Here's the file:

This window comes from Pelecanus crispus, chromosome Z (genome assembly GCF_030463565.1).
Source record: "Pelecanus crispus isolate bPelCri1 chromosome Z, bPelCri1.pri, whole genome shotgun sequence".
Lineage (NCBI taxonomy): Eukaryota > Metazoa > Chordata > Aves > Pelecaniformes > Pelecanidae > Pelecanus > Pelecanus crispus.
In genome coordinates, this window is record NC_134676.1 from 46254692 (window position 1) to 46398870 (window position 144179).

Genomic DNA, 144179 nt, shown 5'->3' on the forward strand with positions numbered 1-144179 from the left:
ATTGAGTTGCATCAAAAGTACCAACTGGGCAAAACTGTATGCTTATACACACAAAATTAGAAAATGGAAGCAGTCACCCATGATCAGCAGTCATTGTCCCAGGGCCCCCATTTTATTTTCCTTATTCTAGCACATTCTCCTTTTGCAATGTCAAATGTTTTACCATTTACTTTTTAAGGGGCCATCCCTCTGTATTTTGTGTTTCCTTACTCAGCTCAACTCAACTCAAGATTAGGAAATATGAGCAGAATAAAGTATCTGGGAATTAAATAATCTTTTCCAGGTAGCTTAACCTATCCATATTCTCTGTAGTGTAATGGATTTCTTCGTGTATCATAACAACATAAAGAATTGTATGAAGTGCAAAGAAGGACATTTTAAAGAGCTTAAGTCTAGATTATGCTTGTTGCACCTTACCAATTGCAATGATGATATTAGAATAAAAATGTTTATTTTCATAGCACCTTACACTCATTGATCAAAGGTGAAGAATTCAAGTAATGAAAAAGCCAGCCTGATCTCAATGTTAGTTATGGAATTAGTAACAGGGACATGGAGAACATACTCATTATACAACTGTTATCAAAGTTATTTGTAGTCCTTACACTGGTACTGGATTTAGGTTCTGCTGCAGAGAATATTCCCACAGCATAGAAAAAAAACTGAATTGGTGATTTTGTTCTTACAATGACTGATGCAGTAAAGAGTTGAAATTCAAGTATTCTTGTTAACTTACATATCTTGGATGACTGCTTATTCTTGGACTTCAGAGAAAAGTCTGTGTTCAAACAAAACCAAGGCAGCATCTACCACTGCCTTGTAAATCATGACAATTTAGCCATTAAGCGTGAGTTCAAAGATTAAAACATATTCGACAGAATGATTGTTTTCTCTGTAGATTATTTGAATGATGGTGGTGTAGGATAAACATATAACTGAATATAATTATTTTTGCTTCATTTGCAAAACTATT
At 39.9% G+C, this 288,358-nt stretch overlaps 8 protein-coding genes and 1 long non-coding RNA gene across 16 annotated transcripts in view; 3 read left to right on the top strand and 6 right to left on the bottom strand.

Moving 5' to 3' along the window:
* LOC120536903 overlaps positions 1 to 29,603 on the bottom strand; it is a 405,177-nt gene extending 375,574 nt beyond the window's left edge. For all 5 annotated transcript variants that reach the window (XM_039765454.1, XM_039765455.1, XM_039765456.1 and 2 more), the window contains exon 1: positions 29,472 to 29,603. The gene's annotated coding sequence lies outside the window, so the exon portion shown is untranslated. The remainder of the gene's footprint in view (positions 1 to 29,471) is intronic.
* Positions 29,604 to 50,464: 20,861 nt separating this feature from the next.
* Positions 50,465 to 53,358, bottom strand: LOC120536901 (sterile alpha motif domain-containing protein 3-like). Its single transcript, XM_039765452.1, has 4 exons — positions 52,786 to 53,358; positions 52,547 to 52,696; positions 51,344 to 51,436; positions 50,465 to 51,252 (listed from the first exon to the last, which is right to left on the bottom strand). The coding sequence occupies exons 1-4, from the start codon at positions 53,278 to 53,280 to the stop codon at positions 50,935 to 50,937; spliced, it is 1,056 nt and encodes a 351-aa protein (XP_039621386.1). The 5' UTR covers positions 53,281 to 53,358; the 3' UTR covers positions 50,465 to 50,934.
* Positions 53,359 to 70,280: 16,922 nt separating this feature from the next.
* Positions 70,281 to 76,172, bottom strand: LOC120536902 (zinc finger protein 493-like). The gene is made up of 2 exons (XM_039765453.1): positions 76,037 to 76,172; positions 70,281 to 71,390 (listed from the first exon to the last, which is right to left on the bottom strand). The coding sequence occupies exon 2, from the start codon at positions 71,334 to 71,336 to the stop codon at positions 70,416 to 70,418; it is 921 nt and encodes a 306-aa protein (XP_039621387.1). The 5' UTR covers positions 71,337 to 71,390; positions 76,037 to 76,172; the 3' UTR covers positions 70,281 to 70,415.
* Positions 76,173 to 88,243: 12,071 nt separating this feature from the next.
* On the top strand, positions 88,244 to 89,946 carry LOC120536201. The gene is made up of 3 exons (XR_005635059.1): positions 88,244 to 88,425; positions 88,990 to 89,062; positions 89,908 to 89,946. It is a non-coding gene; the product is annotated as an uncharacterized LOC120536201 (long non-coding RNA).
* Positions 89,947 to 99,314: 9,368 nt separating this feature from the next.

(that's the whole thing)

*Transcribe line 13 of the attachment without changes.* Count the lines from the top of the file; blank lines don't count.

* Positions 70,281 to 76,172, bottom strand: LOC120536902 (zinc finger protein 493-like). The gene is made up of 2 exons (XM_039765453.1): positions 76,037 to 76,172; positions 70,281 to 71,390 (listed from the first exon to the last, which is right to left on the bottom strand). The coding sequence occupies exon 2, from the start codon at positions 71,334 to 71,336 to the stop codon at positions 70,416 to 70,418; it is 921 nt and encodes a 306-aa protein (XP_039621387.1). The 5' UTR covers positions 71,337 to 71,390; positions 76,037 to 76,172; the 3' UTR covers positions 70,281 to 70,415.